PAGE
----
BUENOS AIRES —
The death of soccer legend Diego Maradona in late 2020 felt like a kick to the head for Fernando Romero, a 30-year-old teacher from a suburb of Buenos Aires.
But when Argentina won the Copa América tournament the next year, Romero felt the spirit of Maradona was with his beloved national team. In the tradition of the country’s avid soccer fans, he began thinking up a song he and his friends could belt out at games.
Borrowing the melody of “Muchachos, Esta Noche Me Emborracho” (Boys, Tonight I’m Getting Drunk), a 2003 hit by the Argentine band La Mosca, Romero created new lyrics that struck deep into the Argentine psyche.
He evoked Maradona and the soccer phenom Lionel Messi, as well as the 1980s war in the Malvinas — or the Falkland Islands — where hundreds of young draftees lost their lives.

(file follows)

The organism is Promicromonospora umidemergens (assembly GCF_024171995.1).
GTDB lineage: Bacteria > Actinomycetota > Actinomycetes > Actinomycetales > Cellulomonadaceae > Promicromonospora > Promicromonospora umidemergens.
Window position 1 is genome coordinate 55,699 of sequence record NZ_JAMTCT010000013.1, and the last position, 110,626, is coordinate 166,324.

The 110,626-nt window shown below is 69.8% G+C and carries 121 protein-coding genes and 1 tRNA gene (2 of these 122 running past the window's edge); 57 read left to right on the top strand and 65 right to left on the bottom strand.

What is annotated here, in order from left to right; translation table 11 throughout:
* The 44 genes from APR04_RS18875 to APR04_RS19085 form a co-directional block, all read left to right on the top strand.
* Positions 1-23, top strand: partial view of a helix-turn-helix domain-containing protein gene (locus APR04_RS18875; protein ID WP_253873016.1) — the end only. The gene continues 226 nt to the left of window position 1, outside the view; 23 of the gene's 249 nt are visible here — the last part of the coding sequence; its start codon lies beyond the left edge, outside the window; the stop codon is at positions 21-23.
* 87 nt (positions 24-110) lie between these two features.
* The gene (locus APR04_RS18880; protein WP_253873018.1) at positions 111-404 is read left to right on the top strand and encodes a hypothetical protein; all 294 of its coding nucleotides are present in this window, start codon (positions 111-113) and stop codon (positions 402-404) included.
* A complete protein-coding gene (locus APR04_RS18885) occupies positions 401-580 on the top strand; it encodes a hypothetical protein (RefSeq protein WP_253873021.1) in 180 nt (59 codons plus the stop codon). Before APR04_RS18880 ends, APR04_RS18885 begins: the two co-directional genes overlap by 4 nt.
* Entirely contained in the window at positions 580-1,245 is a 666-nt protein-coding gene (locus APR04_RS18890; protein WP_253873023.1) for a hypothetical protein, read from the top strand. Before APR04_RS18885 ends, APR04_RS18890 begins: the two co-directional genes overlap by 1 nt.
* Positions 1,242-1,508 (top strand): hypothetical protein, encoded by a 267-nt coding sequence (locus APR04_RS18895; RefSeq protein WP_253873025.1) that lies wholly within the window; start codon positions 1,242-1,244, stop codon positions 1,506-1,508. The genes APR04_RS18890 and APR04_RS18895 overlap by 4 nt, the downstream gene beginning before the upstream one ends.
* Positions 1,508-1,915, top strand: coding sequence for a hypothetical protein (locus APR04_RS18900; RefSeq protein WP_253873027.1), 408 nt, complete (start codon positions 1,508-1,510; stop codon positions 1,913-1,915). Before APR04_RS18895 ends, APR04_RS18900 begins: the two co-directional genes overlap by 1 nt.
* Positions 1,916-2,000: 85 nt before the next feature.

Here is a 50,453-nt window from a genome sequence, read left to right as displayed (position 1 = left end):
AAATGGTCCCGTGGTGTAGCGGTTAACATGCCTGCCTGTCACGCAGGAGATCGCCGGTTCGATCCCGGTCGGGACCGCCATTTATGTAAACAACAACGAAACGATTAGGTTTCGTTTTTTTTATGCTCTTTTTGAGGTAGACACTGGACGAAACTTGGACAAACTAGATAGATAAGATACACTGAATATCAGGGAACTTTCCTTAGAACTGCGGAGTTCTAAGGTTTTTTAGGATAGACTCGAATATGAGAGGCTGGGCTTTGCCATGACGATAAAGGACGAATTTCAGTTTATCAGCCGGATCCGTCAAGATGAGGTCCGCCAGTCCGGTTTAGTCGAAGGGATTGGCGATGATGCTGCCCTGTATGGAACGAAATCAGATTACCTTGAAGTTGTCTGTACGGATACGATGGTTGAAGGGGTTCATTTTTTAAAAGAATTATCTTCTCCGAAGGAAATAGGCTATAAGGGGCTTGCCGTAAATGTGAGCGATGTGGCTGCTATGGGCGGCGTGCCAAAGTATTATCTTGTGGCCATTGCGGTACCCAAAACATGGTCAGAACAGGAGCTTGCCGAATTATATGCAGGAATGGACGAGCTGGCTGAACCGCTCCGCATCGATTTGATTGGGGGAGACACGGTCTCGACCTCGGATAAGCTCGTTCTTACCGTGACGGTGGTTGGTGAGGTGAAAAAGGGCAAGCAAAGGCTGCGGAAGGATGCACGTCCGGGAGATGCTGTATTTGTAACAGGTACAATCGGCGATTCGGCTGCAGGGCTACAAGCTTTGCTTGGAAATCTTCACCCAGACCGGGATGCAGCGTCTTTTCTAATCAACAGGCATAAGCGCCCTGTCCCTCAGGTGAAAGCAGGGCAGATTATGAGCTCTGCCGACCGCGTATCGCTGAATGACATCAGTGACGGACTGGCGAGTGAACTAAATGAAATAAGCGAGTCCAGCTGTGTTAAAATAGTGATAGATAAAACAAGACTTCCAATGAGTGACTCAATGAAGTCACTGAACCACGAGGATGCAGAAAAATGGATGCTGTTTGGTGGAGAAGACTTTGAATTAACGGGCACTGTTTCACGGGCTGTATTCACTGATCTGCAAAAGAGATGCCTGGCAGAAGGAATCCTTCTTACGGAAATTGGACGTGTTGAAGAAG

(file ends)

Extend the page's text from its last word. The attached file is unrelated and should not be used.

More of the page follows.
In Argentina I was born
Land of Diego and Lionel
From the kids of the Malvinas
That I will never forget
The song started attracting attention after a sports television channel captured Romero singing it outside a soccer stadium. The footage began to spread on the internet.
Then last month, days before the start of the World Cup, La Mosca performed it in a music video.
“Muchachos, Ahora Nos Volvimos A Ilusionar” (Boys, We Are Now Going to Dream Again), quickly became an anthem — sung by the Argentine players in their locker room, the Argentine fans in Qatar and the crowds that gathered at the iconic Obelisk in Buenos Aires this week when Argentina earned a berth in Sunday’s final against France.
“We want to win the World Cup and that song makes us dream,” said Agustin Martin, a 23-year-old carpentry student walking by the Obelisk, where crosswalks have been painted in the national blue and white and digital billboards flash endless World Cup publicity. “Sometimes we even cry when we sing it.”